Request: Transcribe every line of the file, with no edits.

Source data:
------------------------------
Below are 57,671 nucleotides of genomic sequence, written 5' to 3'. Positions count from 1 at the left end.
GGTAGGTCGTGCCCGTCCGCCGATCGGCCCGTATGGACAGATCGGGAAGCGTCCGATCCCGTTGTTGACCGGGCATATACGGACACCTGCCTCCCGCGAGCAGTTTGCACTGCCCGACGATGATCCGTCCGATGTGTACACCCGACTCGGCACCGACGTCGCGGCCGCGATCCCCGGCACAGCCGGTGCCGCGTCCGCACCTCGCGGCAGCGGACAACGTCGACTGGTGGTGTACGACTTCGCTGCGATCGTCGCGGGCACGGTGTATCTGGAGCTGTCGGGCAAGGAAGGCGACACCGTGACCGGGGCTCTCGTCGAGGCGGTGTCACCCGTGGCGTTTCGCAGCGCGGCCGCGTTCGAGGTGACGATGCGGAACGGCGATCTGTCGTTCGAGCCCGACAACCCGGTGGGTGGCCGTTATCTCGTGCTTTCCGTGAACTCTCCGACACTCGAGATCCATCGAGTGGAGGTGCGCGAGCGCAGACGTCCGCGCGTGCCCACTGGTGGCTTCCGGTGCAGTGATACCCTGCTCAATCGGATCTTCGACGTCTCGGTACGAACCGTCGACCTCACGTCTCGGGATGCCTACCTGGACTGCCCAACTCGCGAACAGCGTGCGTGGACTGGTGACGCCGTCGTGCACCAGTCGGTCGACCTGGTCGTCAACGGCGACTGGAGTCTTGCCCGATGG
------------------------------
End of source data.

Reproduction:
Below are 57,671 nucleotides of genomic sequence, written 5' to 3'. Positions count from 1 at the left end.
GGTAGGTCGTGCCCGTCCGCCGATCGGCCCGTATGGACAGATCGGGAAGCGTCCGATCCCGTTGTTGACCGGGCATATACGGACACCTGCCTCCCGCGAGCAGTTTGCACTGCCCGACGATGATCCGTCCGATGTGTACACCCGACTCGGCACCGACGTCGCGGCCGCGATCCCCGGCACAGCCGGTGCCGCGTCCGCACCTCGCGGCAGCGGACAACGTCGACTGGTGGTGTACGACTTCGCTGCGATCGTCGCGGGCACGGTGTATCTGGAGCTGTCGGGCAAGGAAGGCGACACCGTGACCGGGGCTCTCGTCGAGGCGGTGTCACCCGTGGCGTTTCGCAGCGCGGCCGCGTTCGAGGTGACGATGCGGAACGGCGATCTGTCGTTCGAGCCCGACAACCCGGTGGGTGGCCGTTATCTCGTGCTTTCCGTGAACTCTCCGACACTCGAGATCCATCGAGTGGAGGTGCGCGAGCGCAGACGTCCGCGCGTGCCCACTGGTGGCTTCCGGTGCAGTGATACCCTGCTCAATCGGATCTTCGACGTCTCGGTACGAACCGTCGACCTCACGTCTCGGGATGCCTACCTGGACTGCCCAACTCGCGAACAGCGTGCGTGGACTGGTGACGCCGTCGTGCACCAGTCGGTCGACCTGGTCGTCAACGGCGACTGGAGTCTTGCCCGATGG